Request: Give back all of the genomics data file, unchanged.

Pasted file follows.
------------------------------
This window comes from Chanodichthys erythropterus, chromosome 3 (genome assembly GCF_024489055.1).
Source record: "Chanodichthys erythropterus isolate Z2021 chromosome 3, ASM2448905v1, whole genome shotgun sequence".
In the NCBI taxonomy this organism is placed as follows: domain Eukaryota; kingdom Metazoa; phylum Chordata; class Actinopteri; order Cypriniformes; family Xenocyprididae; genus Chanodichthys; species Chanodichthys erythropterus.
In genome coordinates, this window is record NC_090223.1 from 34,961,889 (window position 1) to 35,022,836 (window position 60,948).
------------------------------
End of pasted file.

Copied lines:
This window comes from Chanodichthys erythropterus, chromosome 3 (genome assembly GCF_024489055.1).
Source record: "Chanodichthys erythropterus isolate Z2021 chromosome 3, ASM2448905v1, whole genome shotgun sequence".
In the NCBI taxonomy this organism is placed as follows: domain Eukaryota; kingdom Metazoa; phylum Chordata; class Actinopteri; order Cypriniformes; family Xenocyprididae; genus Chanodichthys; species Chanodichthys erythropterus.
In genome coordinates, this window is record NC_090223.1 from 34,961,889 (window position 1) to 35,022,836 (window position 60,948).